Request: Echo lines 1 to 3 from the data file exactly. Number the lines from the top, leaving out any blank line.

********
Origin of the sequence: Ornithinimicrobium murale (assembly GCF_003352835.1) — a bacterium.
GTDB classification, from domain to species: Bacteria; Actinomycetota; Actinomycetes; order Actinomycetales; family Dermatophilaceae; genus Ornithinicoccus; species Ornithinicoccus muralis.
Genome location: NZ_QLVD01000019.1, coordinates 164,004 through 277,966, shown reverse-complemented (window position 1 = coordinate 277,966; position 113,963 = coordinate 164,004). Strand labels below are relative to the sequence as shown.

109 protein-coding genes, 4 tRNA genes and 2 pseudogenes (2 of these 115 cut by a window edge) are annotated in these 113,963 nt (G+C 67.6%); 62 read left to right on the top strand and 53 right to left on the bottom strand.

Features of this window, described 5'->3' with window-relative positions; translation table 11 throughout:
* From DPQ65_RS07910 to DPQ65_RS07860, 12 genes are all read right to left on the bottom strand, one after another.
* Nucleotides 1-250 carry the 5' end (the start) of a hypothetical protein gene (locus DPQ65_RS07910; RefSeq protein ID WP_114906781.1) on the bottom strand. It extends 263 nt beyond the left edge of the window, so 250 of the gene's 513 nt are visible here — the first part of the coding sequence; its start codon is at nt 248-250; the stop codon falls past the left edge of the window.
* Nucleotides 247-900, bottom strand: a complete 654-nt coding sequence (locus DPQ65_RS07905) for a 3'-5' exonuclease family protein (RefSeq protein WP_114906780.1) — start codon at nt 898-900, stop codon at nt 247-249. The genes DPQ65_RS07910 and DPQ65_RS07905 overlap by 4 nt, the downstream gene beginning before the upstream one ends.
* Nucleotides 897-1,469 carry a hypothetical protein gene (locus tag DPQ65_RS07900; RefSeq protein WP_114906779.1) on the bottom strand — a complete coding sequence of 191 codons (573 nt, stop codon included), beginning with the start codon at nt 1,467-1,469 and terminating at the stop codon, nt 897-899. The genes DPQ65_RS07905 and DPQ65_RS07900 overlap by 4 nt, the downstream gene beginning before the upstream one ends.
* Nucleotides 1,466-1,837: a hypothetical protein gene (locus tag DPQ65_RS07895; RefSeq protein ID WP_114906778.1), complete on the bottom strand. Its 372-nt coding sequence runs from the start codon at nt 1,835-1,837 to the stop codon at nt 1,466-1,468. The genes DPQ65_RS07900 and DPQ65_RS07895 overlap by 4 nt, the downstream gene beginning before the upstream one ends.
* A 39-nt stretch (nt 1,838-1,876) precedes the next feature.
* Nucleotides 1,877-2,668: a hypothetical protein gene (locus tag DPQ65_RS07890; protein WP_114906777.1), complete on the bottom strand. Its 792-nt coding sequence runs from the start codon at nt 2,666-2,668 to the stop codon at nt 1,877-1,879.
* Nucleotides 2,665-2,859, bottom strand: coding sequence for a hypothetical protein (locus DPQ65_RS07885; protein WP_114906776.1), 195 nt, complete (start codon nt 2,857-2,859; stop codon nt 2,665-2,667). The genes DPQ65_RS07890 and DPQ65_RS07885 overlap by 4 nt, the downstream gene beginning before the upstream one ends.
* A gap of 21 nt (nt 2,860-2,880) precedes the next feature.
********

Origin of the sequence: Ornithinimicrobium murale (assembly GCF_003352835.1) — a bacterium.
GTDB classification, from domain to species: Bacteria; Actinomycetota; Actinomycetes; order Actinomycetales; family Dermatophilaceae; genus Ornithinicoccus; species Ornithinicoccus muralis.
Genome location: NZ_QLVD01000019.1, coordinates 164,004 through 277,966, shown reverse-complemented (window position 1 = coordinate 277,966; position 113,963 = coordinate 164,004). Strand labels below are relative to the sequence as shown.